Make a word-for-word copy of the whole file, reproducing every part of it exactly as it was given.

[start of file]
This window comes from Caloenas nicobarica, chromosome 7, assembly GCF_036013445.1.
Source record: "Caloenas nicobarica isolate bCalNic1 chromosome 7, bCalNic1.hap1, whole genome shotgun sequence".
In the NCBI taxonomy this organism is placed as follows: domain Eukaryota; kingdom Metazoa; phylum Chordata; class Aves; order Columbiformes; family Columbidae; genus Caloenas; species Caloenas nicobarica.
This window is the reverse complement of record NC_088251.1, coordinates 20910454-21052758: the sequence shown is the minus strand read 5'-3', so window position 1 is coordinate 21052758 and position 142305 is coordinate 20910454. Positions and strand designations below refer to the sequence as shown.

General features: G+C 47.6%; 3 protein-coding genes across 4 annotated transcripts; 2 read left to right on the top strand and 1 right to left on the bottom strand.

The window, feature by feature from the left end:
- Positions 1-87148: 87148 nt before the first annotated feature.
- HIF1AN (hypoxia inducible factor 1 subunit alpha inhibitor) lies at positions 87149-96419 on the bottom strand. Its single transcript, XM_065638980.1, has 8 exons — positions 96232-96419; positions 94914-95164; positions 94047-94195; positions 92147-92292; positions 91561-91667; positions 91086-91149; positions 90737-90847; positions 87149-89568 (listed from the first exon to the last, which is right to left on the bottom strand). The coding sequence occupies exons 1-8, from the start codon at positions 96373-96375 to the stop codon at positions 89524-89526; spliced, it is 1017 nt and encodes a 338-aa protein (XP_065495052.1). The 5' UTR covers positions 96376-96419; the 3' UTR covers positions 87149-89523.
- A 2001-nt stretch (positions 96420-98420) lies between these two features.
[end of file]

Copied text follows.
This window comes from Caloenas nicobarica, chromosome 7, assembly GCF_036013445.1.
Source record: "Caloenas nicobarica isolate bCalNic1 chromosome 7, bCalNic1.hap1, whole genome shotgun sequence".
In the NCBI taxonomy this organism is placed as follows: domain Eukaryota; kingdom Metazoa; phylum Chordata; class Aves; order Columbiformes; family Columbidae; genus Caloenas; species Caloenas nicobarica.
This window is the reverse complement of record NC_088251.1, coordinates 20910454-21052758: the sequence shown is the minus strand read 5'-3', so window position 1 is coordinate 21052758 and position 142305 is coordinate 20910454. Positions and strand designations below refer to the sequence as shown.

General features: G+C 47.6%; 3 protein-coding genes across 4 annotated transcripts; 2 read left to right on the top strand and 1 right to left on the bottom strand.

The window, feature by feature from the left end:
- Positions 1-87148: 87148 nt before the first annotated feature.
- HIF1AN (hypoxia inducible factor 1 subunit alpha inhibitor) lies at positions 87149-96419 on the bottom strand. Its single transcript, XM_065638980.1, has 8 exons — positions 96232-96419; positions 94914-95164; positions 94047-94195; positions 92147-92292; positions 91561-91667; positions 91086-91149; positions 90737-90847; positions 87149-89568 (listed from the first exon to the last, which is right to left on the bottom strand). The coding sequence occupies exons 1-8, from the start codon at positions 96373-96375 to the stop codon at positions 89524-89526; spliced, it is 1017 nt and encodes a 338-aa protein (XP_065495052.1). The 5' UTR covers positions 96376-96419; the 3' UTR covers positions 87149-89523.
- A 2001-nt stretch (positions 96420-98420) lies between these two features.